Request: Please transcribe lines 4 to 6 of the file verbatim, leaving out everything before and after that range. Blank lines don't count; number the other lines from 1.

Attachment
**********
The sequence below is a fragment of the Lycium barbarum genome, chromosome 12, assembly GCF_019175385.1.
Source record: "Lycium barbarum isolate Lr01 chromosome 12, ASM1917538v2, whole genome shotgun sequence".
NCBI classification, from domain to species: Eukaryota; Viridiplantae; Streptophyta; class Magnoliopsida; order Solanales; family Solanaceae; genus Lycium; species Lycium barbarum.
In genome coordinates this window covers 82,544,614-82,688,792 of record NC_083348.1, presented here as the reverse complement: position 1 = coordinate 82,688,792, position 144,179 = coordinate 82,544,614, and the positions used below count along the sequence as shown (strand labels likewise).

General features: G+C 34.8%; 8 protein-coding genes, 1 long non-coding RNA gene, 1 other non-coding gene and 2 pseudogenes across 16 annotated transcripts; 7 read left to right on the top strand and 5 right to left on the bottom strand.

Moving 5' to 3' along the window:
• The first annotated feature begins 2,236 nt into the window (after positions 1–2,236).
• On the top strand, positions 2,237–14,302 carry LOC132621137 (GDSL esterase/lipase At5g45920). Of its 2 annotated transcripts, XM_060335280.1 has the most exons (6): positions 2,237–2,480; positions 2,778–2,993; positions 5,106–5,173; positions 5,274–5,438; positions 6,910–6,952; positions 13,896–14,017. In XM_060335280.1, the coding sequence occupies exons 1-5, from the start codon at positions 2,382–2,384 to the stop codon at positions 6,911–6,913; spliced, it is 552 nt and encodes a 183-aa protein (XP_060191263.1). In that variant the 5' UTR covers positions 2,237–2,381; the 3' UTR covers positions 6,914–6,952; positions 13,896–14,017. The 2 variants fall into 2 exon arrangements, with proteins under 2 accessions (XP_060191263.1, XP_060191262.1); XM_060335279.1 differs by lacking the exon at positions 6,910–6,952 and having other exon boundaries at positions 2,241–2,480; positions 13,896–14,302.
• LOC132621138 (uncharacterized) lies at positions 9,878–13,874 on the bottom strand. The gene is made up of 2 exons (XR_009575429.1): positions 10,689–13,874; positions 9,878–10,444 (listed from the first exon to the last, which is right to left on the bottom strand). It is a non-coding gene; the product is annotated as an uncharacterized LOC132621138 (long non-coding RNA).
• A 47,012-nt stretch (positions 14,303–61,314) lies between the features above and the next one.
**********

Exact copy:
In genome coordinates this window covers 82,544,614-82,688,792 of record NC_083348.1, presented here as the reverse complement: position 1 = coordinate 82,688,792, position 144,179 = coordinate 82,544,614, and the positions used below count along the sequence as shown (strand labels likewise).

General features: G+C 34.8%; 8 protein-coding genes, 1 long non-coding RNA gene, 1 other non-coding gene and 2 pseudogenes across 16 annotated transcripts; 7 read left to right on the top strand and 5 right to left on the bottom strand.

Moving 5' to 3' along the window: